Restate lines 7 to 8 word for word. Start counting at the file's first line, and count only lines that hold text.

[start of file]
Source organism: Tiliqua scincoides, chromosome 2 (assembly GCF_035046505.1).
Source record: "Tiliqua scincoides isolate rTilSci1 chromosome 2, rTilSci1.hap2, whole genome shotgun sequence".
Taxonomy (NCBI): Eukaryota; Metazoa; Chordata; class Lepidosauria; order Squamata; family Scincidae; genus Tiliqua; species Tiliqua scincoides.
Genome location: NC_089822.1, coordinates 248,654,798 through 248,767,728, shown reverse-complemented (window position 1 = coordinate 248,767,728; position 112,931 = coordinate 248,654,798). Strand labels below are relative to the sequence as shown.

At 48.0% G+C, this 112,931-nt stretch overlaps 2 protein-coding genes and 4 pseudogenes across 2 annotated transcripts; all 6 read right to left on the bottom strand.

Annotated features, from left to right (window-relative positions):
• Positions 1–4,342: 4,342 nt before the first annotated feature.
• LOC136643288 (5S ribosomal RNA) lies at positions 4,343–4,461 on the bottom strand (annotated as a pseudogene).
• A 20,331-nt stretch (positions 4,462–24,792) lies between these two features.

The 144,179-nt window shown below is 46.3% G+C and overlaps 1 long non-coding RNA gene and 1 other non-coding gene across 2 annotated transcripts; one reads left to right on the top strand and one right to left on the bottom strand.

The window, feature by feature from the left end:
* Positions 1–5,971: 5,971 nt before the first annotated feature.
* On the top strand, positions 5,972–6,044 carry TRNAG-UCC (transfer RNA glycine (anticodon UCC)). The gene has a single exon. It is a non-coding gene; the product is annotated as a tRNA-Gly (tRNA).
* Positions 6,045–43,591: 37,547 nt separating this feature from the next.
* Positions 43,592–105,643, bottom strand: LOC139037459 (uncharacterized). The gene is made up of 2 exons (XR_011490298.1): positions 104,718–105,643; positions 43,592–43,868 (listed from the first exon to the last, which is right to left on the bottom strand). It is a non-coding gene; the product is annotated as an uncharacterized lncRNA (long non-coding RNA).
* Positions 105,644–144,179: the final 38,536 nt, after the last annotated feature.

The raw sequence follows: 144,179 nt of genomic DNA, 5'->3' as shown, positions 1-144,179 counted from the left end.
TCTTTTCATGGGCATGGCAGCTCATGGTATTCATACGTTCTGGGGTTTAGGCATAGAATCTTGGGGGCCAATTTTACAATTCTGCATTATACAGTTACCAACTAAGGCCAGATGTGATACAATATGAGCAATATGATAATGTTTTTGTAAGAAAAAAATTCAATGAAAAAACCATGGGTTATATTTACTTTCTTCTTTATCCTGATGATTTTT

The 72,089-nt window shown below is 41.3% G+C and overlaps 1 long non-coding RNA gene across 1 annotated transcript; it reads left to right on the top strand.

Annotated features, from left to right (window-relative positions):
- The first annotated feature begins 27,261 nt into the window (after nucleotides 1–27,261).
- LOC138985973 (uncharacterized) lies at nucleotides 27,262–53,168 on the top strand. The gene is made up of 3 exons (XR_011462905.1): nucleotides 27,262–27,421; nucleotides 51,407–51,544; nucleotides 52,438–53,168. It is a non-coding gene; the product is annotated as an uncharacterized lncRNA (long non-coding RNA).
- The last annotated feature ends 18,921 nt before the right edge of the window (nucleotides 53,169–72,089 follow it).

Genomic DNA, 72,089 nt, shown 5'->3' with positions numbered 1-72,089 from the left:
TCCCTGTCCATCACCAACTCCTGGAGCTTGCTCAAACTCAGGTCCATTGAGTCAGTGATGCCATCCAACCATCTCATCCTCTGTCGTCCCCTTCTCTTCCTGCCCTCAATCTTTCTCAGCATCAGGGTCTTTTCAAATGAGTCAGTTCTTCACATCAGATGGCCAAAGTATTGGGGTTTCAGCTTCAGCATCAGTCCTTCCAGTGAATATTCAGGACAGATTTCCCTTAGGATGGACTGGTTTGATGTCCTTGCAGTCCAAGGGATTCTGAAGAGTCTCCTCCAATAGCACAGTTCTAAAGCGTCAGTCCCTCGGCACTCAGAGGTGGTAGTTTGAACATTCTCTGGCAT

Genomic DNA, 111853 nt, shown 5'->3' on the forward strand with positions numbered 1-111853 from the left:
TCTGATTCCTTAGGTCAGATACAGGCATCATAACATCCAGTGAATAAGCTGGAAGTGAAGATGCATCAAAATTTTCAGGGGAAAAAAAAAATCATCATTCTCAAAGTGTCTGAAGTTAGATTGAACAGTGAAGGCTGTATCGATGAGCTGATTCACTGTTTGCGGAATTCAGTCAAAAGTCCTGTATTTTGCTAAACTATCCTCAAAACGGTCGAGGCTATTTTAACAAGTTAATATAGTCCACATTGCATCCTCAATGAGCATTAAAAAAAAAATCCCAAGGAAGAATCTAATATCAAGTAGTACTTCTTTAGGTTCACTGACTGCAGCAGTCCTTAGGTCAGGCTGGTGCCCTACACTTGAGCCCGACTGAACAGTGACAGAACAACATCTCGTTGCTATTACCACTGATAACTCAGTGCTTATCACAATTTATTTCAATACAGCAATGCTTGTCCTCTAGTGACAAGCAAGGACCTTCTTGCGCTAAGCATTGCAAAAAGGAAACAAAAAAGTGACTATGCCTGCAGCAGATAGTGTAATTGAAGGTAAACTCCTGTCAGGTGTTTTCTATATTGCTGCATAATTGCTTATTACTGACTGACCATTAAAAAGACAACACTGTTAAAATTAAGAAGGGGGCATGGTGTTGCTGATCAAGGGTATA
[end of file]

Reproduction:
• Positions 1–4,342: 4,342 nt before the first annotated feature.
• LOC136643288 (5S ribosomal RNA) lies at positions 4,343–4,461 on the bottom strand (annotated as a pseudogene).